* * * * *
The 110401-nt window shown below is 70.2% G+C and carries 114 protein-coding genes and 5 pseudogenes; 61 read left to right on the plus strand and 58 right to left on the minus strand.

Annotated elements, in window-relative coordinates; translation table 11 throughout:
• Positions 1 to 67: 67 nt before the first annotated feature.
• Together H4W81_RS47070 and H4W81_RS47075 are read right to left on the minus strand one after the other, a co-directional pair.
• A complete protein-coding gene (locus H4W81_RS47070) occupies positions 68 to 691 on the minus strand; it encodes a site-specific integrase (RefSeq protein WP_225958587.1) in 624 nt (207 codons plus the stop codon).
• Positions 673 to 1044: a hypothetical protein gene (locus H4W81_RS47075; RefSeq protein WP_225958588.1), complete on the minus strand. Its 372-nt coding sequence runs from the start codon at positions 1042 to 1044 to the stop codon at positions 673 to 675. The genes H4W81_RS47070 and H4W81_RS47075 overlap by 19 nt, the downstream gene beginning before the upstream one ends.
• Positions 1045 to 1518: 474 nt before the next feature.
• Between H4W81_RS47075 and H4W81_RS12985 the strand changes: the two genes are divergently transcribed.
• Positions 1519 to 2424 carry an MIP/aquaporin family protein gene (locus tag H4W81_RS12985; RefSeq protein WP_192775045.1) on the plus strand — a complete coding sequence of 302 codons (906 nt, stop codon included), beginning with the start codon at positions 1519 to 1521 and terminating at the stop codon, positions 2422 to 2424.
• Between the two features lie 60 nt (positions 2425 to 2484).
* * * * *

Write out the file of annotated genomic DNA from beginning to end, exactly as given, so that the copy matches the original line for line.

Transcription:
The 110401-nt window shown below is 70.2% G+C and carries 114 protein-coding genes and 5 pseudogenes; 61 read left to right on the plus strand and 58 right to left on the minus strand.

Annotated elements, in window-relative coordinates; translation table 11 throughout:
• Positions 1 to 67: 67 nt before the first annotated feature.
• Together H4W81_RS47070 and H4W81_RS47075 are read right to left on the minus strand one after the other, a co-directional pair.
• A complete protein-coding gene (locus H4W81_RS47070) occupies positions 68 to 691 on the minus strand; it encodes a site-specific integrase (RefSeq protein WP_225958587.1) in 624 nt (207 codons plus the stop codon).
• Positions 673 to 1044: a hypothetical protein gene (locus H4W81_RS47075; RefSeq protein WP_225958588.1), complete on the minus strand. Its 372-nt coding sequence runs from the start codon at positions 1042 to 1044 to the stop codon at positions 673 to 675. The genes H4W81_RS47070 and H4W81_RS47075 overlap by 19 nt, the downstream gene beginning before the upstream one ends.
• Positions 1045 to 1518: 474 nt before the next feature.
• Between H4W81_RS47075 and H4W81_RS12985 the strand changes: the two genes are divergently transcribed.
• Positions 1519 to 2424 carry an MIP/aquaporin family protein gene (locus tag H4W81_RS12985; RefSeq protein WP_192775045.1) on the plus strand — a complete coding sequence of 302 codons (906 nt, stop codon included), beginning with the start codon at positions 1519 to 1521 and terminating at the stop codon, positions 2422 to 2424.
• Between the two features lie 60 nt (positions 2425 to 2484).